Translating EPAL into P3P

Flows of the Policy Management Model

Figure 2: Flows of Enterprise Privacy Policy Management.
Flows of the EPAL to P3P translation

The goal of our policy management model is to ensure consistency of published promises with frequently-changing enterprise-internal privacy practices. This is done by an automated translation of the enterprise-internal practices, specified in EPAL, into privacy promises, described in P3P. The flows for managing policies are depicted in Figure 2, where dotted arrows denote frequent updates and dashed arrows denote infrequent updates. We now outline each depicted step in more detail. The enterprise defines its internal terminology formalized as ``EPAL Definitions'',3. This fixes the scope of the enterprise privacy practices. In order to enable an automated translation, this terminology needs to be augmented with P3P specific details that cannot be derived from the EPAL policy. This is depicted in the box ``P3P Mapping Info''. The enterprise develops ``EPAL Rules'' that formalize the legal regulations and the business practices of the enterprise. The ``EPAL Practices'' result from joining definitions and rules. These formalized practices are then used as the default policy for using data and enforcing privacy throughout the enterprise. This can be done using traditional access control, EPAL-aware business processes, or privacy-enabled access control systems such as [8]. In order to derive the corresponding privacy promises, the enterprise uses the mapping process defined in [7] to translate ``EPAL Practices'' and ``P3P Mapping Info'' into ``P3P Promises'' that can be advertised to the customers. Whenever the rules change, this translation can be re-done to either verify that the changed rules had no impact on the promises or else to advertise the updated privacy promises.

The Transformation Procedure Summarized

The complete procedure for transforming a generic EPAL policy to a corresponding P3P policy consists of following two preparation steps that need to be done once [7]:
The designer of the transformation defines the P3P data schema to be used. It may be the base data schema or an enterprise-specific data schema. The mapping is easier and yields finer-grained results the more the data sets in the P3P data schema correspond to sub-hierarchies in the EPAL hierarchy. Re-using the base data schema should result in better interpretation by some user agents.
The designer of the transformation defines the different mappings. Each mapping defines a translation of one type of EPAL vocabulary elements into corresponding elements of P3P.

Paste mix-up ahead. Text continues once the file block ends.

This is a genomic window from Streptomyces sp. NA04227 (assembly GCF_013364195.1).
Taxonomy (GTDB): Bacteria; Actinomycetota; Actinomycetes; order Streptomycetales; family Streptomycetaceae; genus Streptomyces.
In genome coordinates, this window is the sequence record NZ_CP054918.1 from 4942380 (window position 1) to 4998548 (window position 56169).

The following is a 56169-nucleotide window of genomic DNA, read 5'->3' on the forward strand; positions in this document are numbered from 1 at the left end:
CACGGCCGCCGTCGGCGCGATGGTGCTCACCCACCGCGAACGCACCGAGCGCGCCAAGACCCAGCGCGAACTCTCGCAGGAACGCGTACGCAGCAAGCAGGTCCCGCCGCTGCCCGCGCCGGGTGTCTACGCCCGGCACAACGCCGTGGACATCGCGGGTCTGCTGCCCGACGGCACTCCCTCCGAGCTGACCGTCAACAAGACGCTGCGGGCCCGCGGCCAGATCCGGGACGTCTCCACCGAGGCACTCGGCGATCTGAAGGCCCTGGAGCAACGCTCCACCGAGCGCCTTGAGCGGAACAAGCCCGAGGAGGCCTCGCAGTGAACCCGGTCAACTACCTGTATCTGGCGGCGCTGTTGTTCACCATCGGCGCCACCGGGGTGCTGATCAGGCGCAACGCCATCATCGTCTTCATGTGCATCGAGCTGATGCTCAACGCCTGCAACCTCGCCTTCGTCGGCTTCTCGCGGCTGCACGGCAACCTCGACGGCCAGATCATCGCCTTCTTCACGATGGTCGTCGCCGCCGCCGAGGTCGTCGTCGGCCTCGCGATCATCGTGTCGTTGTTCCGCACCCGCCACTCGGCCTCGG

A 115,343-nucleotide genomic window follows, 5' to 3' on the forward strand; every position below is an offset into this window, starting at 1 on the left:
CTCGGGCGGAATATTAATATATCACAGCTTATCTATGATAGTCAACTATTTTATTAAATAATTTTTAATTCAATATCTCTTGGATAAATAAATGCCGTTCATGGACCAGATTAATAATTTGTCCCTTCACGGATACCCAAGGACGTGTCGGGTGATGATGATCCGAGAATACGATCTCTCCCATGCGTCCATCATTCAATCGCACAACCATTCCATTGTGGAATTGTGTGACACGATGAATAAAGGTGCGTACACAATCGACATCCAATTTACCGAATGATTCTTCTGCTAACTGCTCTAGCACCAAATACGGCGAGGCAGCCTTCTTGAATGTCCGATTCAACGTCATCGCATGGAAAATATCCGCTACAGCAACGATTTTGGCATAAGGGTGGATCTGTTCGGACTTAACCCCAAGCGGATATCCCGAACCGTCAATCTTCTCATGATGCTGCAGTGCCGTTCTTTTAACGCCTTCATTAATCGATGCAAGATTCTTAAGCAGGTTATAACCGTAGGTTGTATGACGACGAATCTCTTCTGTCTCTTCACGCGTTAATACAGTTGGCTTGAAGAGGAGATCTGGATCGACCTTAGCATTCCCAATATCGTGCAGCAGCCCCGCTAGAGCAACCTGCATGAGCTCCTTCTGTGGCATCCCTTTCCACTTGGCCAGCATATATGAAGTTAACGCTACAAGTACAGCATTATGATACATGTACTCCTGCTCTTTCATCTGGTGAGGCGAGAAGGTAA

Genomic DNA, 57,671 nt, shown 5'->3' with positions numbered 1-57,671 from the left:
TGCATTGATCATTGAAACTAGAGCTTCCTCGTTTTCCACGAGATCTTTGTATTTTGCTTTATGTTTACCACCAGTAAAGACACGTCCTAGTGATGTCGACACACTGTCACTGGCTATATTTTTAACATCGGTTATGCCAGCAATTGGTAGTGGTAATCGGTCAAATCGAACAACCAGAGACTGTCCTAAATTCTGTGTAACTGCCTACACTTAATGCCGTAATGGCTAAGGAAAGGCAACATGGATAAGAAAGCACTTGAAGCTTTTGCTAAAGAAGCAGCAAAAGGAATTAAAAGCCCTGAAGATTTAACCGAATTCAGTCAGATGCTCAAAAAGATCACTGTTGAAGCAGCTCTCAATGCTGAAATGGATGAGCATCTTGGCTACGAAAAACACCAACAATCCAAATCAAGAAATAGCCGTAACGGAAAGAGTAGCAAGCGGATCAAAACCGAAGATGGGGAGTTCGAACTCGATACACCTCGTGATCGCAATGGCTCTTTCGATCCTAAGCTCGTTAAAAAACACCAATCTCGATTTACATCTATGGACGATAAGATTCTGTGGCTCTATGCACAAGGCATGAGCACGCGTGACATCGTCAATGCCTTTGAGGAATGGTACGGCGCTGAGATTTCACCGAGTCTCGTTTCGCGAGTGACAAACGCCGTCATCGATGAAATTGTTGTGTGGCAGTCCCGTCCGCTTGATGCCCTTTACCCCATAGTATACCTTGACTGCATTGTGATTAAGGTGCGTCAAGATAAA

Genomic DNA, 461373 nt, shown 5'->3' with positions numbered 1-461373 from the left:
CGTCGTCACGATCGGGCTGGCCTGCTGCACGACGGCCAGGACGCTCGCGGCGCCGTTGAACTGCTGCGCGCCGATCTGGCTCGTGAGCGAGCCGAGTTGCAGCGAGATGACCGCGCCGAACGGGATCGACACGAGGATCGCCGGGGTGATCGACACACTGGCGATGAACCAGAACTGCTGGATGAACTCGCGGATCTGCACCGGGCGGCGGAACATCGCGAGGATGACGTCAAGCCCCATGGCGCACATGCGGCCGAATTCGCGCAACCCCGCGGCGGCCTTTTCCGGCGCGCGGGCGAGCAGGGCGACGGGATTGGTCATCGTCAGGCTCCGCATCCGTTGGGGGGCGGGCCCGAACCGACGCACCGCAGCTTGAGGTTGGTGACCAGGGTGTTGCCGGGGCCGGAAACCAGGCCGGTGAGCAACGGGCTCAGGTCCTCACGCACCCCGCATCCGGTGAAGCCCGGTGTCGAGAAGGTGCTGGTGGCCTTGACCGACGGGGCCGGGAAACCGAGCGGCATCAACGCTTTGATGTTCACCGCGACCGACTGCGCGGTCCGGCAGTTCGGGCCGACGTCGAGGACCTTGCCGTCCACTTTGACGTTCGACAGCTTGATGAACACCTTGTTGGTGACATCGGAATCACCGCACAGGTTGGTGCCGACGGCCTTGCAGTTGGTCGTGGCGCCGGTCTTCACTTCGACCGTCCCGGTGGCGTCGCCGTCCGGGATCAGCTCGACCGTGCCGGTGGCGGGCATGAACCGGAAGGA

Whenever a given EPAL policy shall be translated into P3P, this information is then used in the actual transformation. The transformation consists of the following steps:
The EPAL policy is translated into a fine-grained EPAL policy.
The fine-grained EPAL policy is transformed into a fine-grained P3P policy. The general P3P policy information is extracted partially from the EPAL policy (e.g., contact information), partially from the mapping tables; and the data schema (or a pointer to it) is inserted. Each of the fine-grained EPAL rules with a P3P-relevant action and with a data-user not being the designated data-subject, is translated into a P3P statement where data group, recipients and purposes correspond to the P3P labels of the corresponding EPAL elements; and where retention as well as data, purpose and recipient optionality are determined.
The fine-grained P3P can optionally be aggregated into a coarser-grained P3P policy. Optionally, an automatic (one statement per data-element) or semi-automatic (the administrator identifying data to be grouped in a statement) data aggregation process can aggregate statements about the same or multiple data elements into one statement. To avoid ambiguities, the aggregation procedure may
The resulting P3P policy is published on the web-site.


In this position paper, we have sketched tools for handling EPAL policies. We have elaborated how EPAL policies can be translated into P3P privacy promises that can be published. This enables up-to-date promises that reflect the actually enforced privacy policy.


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... customers. 1
General introductions to privacy can be found in [3,5,6].
... (EPAL)2
The pre-decessor of EPAL called Platform for Privacy Preferences (E-P3P) has been published in [2,9].
... Definitions'',3
The enterprise may also use a pre-defined terminology or a terminology that has been standardized in a certain sector.